Having established the absence of the low-lying fermionic excitations, we turn to a more detailed analysis of the T dependence of κ. As seen in the inset of Fig. 4, where logκmag is plotted against logT, κmag does not show a power-law dependence on T. As the precise value of κph is unknown, κmag(=κκph) is estimated for several values of κph. For each case, no linear relation is observed in this log–log plot. It should be noted that when κph is increased, the nonlinearity becomes more pronounced. This is also manifested by the index n=(dlogκ/dlogT) plotted in the same figure where n increases steeply with decreasing temperature, and subtracting κph from the observed κ even enhances the non-power-law behaviour. Thus, in spite of the ambiguity for estimating κph, we can safely conclude that κmag at low temperatures does not exhibit a power-law temperature dependence. These results place further constraints on the theoretical description of the excitation spectrum; for example, the nodal excitations that may be expected in systems with an anisotropic gap structure2 which will give rise to a power-law dependence of κ on T, in analogy to the quasiparticles in d-wave superconductors, are also absent.

Figure 4: An Arrhenius plot of the thermal conductivity in the low-temperature region.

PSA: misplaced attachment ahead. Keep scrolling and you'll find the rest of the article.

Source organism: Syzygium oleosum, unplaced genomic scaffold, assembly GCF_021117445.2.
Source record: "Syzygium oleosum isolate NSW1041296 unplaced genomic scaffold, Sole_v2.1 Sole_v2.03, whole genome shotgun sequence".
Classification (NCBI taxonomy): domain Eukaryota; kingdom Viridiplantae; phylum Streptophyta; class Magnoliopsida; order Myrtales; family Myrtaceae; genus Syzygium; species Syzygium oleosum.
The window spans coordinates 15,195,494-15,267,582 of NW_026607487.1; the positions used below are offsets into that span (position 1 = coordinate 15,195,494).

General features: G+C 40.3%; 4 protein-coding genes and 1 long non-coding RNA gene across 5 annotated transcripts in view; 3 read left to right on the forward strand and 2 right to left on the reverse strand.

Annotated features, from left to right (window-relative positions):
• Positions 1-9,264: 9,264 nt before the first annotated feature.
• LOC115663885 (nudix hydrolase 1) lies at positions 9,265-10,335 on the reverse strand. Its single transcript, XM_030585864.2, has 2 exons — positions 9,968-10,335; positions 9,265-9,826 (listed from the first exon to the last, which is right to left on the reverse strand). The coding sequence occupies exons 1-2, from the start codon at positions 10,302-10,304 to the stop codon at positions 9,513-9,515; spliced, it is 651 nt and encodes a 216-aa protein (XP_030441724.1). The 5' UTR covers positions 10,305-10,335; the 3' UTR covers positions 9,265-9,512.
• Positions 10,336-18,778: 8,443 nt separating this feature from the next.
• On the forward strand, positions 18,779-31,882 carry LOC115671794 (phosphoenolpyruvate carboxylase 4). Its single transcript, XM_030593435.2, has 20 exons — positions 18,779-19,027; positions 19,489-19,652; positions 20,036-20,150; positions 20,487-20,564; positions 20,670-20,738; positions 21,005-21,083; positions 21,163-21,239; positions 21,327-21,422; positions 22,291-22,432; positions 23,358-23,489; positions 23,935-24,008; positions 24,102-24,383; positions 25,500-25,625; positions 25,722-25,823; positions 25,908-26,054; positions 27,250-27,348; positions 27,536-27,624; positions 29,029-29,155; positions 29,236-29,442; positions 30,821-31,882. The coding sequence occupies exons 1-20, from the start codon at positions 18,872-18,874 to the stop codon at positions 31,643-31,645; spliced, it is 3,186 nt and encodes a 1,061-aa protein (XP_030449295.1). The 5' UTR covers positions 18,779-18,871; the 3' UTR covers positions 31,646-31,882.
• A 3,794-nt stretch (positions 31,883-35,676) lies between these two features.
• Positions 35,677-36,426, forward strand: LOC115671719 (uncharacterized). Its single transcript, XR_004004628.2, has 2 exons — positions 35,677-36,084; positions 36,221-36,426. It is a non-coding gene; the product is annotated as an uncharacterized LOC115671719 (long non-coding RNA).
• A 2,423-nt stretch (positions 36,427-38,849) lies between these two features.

figure4

Inset: logκmag (sample A) in zero field plotted against logT estimated for several values of κph (=0 (blue), 1/2 (green) and 3/4 (orange) of κ at 100 mK) assuming a cubic temperature dependence of κph. In the same figure, the exponent n=(dlogκ/dlogT) obtained by assuming a power-law dependence of κTn is also plotted (κph=0 (blue), 1/2 (green), 3/4 (orange) of κ at 100 mK). Main panel: An Arrhenius plot of κ of sample A (κexp(−Δ/kBT)) in zero field and at μ0H=10 T. Activation-type behaviour can be seen for both data. The dashed–dotted and dotted lines are fits to equation (1) with α=0.12 W K−1 m−1, β=0.51 W K−4 m−1 and Δ=0.46 K for 0 T, and with α=0.081 W K−1 m−1, β=0.64 W K−4 m−1 and Δ=0.38 K for 10 T, respectively. The green and orange show the same data as in the inset and the fittings for α eΔ/kBT give α=0.087 W K−1 m−1, Δ=0.45 K and α=0.048 W K−1 m−1, Δ=0.43 K, respectively.

The absence of the gapless excitation implies the presence of a spin gap in the excitation spectrum. To estimate the magnitude of the spin gap, we try to fit the data to

as shown in an Arrhenius plot in Fig. 4. The best fit for the 0 (10) T data gives Δ=0.46 (0.38) K and a β-value that implies that κph is roughly 1/4 of the total κ at 100 mK. We note that the amplitude of Δ is little affected by the choice of κph (see Fig. 4). As the Arrhenius-type behaviour is observed in only one order range of κ, the estimation of the gap size may have a large ambiguity. Nevertheless, we can safely conclude that the estimated gap value from Fig. 4 is strikingly small compared with J (ΔJ/500) and insensitive to magnetic fields.